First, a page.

Is American Buddhism Really “Too White”?

According to the Pew Research Center, Buddhism is the fourth most racially diverse religion in America. In fact, American Buddhists leave everyone except the Seventh Day Adventists, Jehovah’s Witnesses, and Muslims in the dust. 

The numbers are staggering. Less than half of American Buddhists are white as compared to other religions like the Episcopal Church (90% white), Orthodox Christians (81% white), or the National Baptist Convention (99% black). American Hindus are 91% Asian, according to Pew. Thirty years ago, the numbers for American Buddhists would have looked about the same. 

And yet Buddhist centers in America — particularly Zen Buddhist centers — are increasingly feeling pressured to make efforts to become more culturally sensitive and inclusive. There’s not enough diversity in our sanghas, they say. 

And so our major Zen centers ask attendees to go to seminars on “Unpacking Whiteness” and elect formal committees for Cultural Awareness and Inclusivity. The head of the Brooklyn Zen Center wrote an article called  “Waking Up to Whiteness” in which he advocated replacing Dogen’s central dictum “To study the Buddha Way is to study the self” with “To study the Buddha way is to study whiteness.” He further suggested that we should ignore Dogen’s instructions about practicing zazen purely for its own sake and instead use our time on the cushion to contemplate “whiteness” like a koan.

You may wonder what all of this has to do with Buddhism. Was the Buddha interested in “unpacking whiteness”? Did Dogen have an officer in charge of Cultural Awareness and Diversity at Eihei-ji temple? Was Bodhidharma a champion of inclusivity? If you were to attend many of our larger American Zen centers without any prior knowledge of Buddhism you could be forgiven for believing these were major concerns of Buddhist thinkers throughout the ages.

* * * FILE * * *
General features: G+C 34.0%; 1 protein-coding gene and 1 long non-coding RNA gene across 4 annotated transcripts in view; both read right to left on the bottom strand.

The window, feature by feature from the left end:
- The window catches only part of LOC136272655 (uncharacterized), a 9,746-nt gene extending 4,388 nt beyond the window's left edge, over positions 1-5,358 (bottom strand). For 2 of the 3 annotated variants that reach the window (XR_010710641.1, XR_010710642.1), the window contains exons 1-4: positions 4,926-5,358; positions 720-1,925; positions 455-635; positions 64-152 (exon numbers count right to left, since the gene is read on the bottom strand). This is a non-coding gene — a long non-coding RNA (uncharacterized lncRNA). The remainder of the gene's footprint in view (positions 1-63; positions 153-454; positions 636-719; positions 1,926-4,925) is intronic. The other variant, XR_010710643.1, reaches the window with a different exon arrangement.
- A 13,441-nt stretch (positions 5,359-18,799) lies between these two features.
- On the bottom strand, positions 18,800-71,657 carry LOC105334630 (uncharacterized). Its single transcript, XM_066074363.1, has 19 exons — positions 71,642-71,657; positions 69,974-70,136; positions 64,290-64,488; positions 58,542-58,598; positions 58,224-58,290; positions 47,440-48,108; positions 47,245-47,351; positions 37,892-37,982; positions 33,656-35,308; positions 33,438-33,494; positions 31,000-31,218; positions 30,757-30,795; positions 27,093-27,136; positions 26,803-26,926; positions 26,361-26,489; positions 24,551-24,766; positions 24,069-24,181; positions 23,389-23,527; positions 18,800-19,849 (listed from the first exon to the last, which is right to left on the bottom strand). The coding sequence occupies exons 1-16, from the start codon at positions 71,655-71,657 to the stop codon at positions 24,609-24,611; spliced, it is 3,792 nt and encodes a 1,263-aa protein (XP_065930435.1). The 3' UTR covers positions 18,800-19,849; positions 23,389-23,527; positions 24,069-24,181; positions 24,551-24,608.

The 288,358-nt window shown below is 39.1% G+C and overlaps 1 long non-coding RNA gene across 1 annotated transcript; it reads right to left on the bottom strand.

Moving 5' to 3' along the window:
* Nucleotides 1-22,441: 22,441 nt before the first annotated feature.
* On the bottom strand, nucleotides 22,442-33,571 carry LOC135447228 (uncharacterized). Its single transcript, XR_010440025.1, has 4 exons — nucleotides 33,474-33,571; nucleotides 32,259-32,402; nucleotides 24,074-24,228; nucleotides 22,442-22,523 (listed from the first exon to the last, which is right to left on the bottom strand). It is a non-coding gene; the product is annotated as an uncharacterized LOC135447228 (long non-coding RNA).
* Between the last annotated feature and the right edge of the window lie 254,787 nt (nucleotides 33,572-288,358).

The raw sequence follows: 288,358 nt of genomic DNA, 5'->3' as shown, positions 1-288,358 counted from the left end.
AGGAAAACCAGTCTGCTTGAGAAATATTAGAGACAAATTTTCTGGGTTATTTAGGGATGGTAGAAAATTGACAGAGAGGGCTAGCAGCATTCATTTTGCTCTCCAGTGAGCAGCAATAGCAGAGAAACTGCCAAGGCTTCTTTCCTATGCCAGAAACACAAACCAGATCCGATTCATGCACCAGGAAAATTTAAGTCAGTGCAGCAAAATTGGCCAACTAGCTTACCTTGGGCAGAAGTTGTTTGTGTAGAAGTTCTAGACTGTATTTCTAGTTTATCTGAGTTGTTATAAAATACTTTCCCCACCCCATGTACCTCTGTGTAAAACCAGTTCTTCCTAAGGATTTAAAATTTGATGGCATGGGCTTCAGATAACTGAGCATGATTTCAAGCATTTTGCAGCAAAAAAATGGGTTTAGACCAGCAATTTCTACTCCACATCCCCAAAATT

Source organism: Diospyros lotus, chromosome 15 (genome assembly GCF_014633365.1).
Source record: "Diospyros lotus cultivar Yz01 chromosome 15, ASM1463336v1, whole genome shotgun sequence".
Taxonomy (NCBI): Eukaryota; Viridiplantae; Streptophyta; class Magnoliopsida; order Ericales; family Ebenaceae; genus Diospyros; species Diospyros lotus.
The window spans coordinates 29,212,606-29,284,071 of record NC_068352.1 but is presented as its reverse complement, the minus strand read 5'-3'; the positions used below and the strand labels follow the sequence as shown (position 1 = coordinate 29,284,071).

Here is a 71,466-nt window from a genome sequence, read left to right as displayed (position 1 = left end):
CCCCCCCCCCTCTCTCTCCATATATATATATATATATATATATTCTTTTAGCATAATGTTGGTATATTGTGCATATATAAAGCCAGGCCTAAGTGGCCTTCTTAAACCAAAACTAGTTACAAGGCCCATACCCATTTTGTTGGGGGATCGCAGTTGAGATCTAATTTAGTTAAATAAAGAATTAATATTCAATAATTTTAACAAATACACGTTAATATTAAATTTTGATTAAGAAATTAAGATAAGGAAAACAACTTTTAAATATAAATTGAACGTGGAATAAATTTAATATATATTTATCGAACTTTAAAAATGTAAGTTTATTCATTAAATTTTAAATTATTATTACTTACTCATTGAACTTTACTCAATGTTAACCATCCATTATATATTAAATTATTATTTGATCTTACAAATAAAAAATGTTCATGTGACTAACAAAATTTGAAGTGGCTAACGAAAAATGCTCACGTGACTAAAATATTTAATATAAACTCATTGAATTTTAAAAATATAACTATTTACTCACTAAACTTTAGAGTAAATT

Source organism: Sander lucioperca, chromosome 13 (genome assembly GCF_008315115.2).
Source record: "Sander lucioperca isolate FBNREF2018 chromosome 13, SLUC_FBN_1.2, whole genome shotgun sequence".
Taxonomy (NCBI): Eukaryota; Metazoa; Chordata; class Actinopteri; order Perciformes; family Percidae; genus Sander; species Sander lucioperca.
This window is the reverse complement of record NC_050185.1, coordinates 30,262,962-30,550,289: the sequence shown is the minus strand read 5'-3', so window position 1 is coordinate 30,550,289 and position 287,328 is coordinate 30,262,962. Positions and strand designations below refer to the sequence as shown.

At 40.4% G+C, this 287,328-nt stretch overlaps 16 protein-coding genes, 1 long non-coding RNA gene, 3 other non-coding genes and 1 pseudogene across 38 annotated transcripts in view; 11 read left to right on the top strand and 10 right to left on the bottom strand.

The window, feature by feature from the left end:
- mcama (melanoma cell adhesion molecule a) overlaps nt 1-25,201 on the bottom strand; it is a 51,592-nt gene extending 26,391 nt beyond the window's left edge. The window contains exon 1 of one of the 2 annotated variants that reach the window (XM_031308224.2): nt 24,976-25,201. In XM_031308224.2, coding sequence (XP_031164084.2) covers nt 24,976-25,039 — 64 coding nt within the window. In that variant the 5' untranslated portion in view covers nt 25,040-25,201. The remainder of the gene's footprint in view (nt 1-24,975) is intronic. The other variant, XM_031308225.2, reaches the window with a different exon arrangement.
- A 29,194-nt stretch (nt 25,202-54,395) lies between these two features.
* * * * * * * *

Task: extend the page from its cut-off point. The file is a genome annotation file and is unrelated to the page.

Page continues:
Spoiler alert: They weren’t. The Buddha was against the Indian caste system and he allowed women to join his monastic order, which was very uncommon in his time. Dogen railed against the anti-inclusive sexist practices of some Zen Buddhists in Medieval Japan. But that’s about as close as you can get.

If race and diversity are not major philosophical concerns of Buddhism, then you may wonder if perhaps these American Buddhist centers have exhausted the voluminous teachings of the Buddhist ancestors and are now ready to move on to other matters. Have they gone through all 96 chapters of Shobogenzo, read the entire Lotus Sutra, answered all the koans, and now they need some new material? Somehow I doubt that’s the case.

OK. So since this stuff isn’t part of the standard Buddhist curriculum and that curriculum has hardly been exhausted, you might then be inclined to ask if rampant racism is a major problem at American Buddhist centers. You might wonder if the latest scandal isn’t another supposedly “enlightened master” groping his students, but that Buddhist teachers are preaching white supremacist doctrine from the dharma seat (the Buddhist equivalent of a pulpit). I haven’t seen any evidence of that, and I’m certain that if it was happening we’d all know about it.